While you were sleeping on Wednesday, the Wild were putting the Avalanche to bed for the season by completing a seven-game upset in overtime.
And so, the Blackhawks get as lucky with their second-round opponent as they did with their first, when they fell into a matchup with the stumbling Blues, losers of six straight to end the season, three straight at home in regulation.
Sure, the Blues won the first two games, but the Hawks were the more talented team and, once they stopped the stupid stuff, they proved it with four straight wins.
In lucking into a series with the Wild, the Hawks face a wild-card team instead of a division champion, and get home-ice advantage, neither of which would’ve happened if the Avalanche had won.
What’s more, the Hawks get a team that needed seven games to advance, which should’ve taken something out of the Wild, and the fact that they had to play four games in Denver at altitude should’ve taken even more out of them.
Yes, it’s good to be the Hawks today.
But perhaps the biggest advantage the Hawks could have is Minnesota’s leaky Ilya Bryzgalov in the opposing net, not Colorado’s vexing Semyon Varlamov, who stoned the Hawks all season.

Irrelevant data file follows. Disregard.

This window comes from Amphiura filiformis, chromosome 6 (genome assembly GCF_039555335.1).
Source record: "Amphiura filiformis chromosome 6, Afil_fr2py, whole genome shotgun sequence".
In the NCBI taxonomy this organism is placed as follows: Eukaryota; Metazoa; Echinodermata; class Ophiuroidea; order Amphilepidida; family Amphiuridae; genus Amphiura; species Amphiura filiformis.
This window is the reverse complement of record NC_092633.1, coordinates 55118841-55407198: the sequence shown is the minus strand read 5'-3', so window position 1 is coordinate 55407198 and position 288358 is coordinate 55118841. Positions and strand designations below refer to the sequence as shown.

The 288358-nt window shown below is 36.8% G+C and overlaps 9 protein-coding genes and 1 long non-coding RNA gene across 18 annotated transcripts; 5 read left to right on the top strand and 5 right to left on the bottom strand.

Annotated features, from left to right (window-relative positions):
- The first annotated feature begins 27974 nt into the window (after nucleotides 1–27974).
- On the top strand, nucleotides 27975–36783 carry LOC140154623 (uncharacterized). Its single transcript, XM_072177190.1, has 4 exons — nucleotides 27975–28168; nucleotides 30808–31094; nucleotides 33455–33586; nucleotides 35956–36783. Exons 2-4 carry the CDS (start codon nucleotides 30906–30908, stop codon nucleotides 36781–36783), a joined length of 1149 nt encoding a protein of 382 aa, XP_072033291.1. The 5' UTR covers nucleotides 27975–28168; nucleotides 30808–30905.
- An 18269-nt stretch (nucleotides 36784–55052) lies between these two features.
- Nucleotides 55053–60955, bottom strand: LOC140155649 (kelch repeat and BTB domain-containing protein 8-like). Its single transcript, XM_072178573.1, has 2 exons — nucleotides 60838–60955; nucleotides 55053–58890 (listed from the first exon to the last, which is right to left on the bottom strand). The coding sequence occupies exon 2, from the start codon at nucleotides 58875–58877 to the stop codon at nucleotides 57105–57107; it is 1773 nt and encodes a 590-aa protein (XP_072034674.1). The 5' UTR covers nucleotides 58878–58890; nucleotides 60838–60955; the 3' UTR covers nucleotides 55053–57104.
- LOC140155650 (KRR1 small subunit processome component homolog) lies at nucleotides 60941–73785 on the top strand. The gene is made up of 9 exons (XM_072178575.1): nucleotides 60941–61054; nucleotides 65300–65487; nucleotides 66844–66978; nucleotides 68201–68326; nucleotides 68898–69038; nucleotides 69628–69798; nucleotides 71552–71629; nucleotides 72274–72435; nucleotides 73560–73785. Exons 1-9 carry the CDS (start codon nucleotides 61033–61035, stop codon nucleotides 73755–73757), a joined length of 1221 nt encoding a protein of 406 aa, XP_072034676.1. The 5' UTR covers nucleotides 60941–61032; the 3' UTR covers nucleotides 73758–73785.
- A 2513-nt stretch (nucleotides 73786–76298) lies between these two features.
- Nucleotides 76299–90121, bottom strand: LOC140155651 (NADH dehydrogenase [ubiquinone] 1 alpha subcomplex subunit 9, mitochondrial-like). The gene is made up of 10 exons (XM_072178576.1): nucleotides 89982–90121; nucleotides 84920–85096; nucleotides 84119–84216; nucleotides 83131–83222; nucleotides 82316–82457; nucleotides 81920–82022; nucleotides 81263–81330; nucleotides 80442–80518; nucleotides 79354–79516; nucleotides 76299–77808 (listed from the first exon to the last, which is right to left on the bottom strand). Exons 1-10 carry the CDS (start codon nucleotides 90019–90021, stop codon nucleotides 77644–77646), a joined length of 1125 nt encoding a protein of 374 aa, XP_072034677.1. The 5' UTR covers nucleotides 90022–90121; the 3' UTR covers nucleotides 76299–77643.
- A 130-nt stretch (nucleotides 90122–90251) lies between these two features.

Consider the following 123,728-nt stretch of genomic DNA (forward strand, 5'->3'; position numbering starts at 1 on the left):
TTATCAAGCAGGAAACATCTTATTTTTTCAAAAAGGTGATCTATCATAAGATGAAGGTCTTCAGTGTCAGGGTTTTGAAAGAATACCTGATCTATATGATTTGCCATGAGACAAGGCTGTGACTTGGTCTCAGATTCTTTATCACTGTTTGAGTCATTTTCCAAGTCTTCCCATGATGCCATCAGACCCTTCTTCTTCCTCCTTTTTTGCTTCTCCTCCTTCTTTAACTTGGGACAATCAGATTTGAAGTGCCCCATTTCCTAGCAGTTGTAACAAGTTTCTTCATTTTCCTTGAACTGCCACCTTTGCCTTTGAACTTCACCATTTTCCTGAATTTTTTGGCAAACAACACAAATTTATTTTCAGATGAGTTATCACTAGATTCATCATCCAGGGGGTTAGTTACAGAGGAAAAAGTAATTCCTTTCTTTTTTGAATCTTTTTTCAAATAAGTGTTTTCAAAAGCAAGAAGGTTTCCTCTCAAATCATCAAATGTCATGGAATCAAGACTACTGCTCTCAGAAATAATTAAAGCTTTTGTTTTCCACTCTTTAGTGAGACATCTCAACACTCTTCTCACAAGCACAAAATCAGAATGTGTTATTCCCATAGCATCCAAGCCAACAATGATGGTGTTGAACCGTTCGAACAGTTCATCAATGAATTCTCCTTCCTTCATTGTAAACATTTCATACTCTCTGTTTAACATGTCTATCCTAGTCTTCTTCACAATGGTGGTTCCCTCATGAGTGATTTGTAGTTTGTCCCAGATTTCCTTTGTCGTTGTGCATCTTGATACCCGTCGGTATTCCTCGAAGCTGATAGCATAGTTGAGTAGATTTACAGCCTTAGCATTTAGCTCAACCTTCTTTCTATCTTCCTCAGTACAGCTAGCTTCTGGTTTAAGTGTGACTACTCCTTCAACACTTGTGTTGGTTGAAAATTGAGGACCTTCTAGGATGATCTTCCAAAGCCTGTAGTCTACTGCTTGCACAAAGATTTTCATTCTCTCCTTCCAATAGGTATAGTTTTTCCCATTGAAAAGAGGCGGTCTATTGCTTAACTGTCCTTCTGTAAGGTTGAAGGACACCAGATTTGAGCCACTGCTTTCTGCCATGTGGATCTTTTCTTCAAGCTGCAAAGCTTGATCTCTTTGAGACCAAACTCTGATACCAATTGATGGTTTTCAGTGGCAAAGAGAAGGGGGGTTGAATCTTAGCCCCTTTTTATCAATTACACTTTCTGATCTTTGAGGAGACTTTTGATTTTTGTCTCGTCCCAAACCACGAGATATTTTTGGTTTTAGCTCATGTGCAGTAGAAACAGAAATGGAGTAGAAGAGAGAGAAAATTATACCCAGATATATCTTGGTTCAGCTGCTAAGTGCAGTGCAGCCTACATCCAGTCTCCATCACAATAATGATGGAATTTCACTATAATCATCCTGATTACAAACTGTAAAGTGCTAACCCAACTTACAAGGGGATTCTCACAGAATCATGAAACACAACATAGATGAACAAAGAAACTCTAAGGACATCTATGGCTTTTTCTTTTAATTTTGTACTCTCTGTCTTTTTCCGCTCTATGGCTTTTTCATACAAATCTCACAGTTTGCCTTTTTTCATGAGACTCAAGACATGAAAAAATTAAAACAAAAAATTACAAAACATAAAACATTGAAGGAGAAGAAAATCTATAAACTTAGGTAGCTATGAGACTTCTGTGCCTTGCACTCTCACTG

Bryzgalov came on late in the third period of Game 7 to replace injured Darcy Kuemper shortly after he gave up a go-ahead goal. Kuemper, who is right behind Corey Crawford in playoff goals-against average at 2.03, left the game as a result of a collision with teammate Ryan Suter.
If Kuemper can’t go, then the Hawks get to face a backup who lost both playoff starts against the Avalanche, getting yanked in one game after giving up three goals on 14 shots, and allowing five goals in the other.
Bryzgalov comes to the United Center with a gruesome 4.25 goals-against average and a laughable .826 save percentage. He ought to come to the United Center in a limo sent by the Hawks.
In front of Bryzgalov, or whoever the Wild throw in net, is a team that is the opposite of the eyesore that Jaques Lemaire coached.
Zach Parise, Jason Pominville and Mikko Koivu lead a better group of forwards than the one that scored seven goals in last year’s five-game playoff loss to the Hawks. This postseason, the Wild have goals from 10 different forwards. This edition of the Wild can skate and shoot.
I expect the Wild to go after Crawford the way they torched Varlamov in Game 7, and that means top shelf all night.
The Wild took advantage of Varlamov’s aggressiveness and butterfly style to pick corners, and Jared Spurgeon and Nino Niederreiter in particular picked them brilliantly Wednesday night.
The Wild came back four times in Game 7 before finally winning it, and they beat the Hawks three times in the regular season.
But the Wild didn’t beat these Hawks, the Stanley Cup playoff Hawks, the defending champion Hawks who are checking, skating and scoring like the gold standard that they have been.
And the Wild won’t beat the Hawks more than once in this round, if that.